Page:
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My Notorious Life by Kate Manning

My Notorious Life

by Kate Manning

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4093638,999 (3.89)15
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    The Poisonwood Bible by Barbara Kingsolver (wandergirl881)
    wandergirl881: Well researched historical fiction

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Showing 1-5 of 36 (next | show all)
I enjoyed reading about the pour female souls of the 1800’s and how they dealt with unwanted pregnancies and female afflictions. The heroine of the story never last her focus of taking care of womwn in their hour of need. It is still shoking to read how women were treated as less than human in many circumstances. Many twists and turns, interesting read.. ( )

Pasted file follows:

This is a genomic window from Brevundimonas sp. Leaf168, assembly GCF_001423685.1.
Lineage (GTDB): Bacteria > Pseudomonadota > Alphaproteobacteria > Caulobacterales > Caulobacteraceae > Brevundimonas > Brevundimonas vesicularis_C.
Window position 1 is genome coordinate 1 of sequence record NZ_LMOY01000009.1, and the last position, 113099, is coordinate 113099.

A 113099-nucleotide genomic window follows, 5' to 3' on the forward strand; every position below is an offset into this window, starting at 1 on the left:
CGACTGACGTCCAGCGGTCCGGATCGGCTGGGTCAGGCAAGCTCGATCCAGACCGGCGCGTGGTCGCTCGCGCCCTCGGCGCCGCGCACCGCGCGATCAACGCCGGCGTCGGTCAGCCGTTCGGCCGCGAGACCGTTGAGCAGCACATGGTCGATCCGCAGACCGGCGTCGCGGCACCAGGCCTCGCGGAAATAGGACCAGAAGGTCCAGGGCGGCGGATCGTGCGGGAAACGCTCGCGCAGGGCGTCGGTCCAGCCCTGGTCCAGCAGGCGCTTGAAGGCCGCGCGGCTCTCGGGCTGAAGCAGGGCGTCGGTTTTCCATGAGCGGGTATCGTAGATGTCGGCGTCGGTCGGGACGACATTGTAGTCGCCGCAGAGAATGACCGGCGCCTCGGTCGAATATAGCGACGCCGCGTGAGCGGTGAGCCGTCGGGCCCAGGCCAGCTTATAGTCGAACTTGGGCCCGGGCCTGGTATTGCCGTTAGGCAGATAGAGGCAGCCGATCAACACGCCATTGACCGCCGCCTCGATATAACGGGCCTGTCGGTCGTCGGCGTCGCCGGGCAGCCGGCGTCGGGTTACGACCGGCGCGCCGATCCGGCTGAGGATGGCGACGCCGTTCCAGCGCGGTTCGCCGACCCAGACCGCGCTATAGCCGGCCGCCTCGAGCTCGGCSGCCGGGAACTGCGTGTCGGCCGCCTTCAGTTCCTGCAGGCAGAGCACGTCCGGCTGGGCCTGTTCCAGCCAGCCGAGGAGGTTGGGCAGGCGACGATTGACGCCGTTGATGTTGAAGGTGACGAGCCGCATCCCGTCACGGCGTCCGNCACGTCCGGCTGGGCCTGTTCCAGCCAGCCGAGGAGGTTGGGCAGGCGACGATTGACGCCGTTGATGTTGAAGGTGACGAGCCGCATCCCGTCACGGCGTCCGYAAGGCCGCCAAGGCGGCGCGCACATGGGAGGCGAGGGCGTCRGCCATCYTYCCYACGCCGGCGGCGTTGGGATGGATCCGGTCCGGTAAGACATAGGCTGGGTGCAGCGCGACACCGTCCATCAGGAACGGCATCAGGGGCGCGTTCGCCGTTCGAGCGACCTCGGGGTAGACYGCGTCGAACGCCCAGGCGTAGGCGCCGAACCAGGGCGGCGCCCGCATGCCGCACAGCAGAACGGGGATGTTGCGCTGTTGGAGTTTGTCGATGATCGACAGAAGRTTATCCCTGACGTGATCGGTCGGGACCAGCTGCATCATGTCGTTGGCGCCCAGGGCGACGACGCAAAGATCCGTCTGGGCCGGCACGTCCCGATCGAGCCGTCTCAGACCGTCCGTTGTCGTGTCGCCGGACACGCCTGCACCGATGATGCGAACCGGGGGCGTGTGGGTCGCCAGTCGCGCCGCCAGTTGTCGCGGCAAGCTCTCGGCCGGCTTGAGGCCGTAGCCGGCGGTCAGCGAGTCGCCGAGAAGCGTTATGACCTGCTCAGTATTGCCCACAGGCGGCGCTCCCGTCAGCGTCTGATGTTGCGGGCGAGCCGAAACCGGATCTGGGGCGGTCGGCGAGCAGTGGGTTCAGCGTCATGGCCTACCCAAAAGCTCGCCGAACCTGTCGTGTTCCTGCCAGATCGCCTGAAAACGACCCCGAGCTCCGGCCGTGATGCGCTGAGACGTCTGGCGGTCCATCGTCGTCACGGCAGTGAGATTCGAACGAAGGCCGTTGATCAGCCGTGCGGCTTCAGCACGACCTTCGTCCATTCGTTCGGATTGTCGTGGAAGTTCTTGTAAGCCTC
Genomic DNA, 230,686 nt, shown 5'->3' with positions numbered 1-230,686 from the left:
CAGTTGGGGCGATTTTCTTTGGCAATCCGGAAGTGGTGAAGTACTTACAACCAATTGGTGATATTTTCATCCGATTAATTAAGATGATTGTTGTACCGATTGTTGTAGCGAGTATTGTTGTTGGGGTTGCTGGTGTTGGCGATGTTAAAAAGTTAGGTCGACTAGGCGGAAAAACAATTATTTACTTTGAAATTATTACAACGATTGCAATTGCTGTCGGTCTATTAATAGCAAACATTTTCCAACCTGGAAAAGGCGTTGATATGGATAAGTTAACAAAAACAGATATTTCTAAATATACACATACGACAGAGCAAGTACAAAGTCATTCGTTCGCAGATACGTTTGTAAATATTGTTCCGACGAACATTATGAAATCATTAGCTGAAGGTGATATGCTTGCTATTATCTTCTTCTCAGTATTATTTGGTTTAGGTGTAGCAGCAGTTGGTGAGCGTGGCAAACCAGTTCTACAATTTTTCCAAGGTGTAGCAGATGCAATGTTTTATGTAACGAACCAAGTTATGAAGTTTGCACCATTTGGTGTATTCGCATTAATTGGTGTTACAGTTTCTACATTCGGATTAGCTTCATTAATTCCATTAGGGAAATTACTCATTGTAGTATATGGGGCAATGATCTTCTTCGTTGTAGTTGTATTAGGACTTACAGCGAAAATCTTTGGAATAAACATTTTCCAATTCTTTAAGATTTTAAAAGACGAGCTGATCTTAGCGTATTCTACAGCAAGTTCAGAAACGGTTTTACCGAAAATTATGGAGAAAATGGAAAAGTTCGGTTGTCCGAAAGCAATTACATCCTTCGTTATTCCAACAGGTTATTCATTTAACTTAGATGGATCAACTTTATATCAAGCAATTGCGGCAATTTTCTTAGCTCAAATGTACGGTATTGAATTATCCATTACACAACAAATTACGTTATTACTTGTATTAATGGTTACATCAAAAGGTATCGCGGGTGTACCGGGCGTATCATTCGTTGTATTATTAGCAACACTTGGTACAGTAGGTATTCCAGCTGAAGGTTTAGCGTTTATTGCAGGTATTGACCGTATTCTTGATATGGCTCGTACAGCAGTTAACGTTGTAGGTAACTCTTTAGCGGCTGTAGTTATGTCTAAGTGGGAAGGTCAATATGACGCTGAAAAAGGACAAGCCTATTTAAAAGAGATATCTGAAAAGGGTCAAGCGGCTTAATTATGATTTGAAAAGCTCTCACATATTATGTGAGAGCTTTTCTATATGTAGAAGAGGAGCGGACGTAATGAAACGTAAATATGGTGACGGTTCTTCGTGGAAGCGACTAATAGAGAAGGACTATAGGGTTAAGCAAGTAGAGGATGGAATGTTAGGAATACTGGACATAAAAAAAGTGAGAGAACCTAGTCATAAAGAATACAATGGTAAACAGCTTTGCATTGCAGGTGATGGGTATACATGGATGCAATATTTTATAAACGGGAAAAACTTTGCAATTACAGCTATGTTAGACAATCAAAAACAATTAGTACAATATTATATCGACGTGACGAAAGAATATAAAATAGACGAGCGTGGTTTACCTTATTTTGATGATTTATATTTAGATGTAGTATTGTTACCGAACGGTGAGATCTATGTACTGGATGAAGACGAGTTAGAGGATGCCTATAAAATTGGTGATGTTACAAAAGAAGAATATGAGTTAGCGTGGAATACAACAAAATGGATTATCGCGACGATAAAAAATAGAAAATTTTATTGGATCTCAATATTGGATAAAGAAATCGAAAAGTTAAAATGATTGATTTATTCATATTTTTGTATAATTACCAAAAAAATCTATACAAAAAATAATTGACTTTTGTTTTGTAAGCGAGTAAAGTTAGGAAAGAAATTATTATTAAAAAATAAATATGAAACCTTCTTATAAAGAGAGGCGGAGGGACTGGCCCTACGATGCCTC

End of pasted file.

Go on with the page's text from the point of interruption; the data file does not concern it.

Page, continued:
janismack | Sep 30, 2018 |
As usual, historical novels that explore an unappreciated segment of society proves to be interesting reading. Mid-century New York was filled with immigrants, including women who found themselves with children they could not afford, and no legal way to protect themselves from bearing more children. When Axie Muldoon and her two siblings are sent on the orphan’s train to Illinois, she refuses to stay and returns to New York City. She finds her mother and watches her mother die delivering another child. Axie finds herself apprenticed to a midwife who also provides abortions. Going into business for herself, Axie and her husband find there’s an eager market among the wealthy for birth control and abortions. Of course, not only are abortions against the law but the selling of birth control raises the ire of the law. She is jailed…..but it isn’t the end of how she helps women. ( )
  brangwinn | Aug 21, 2017 |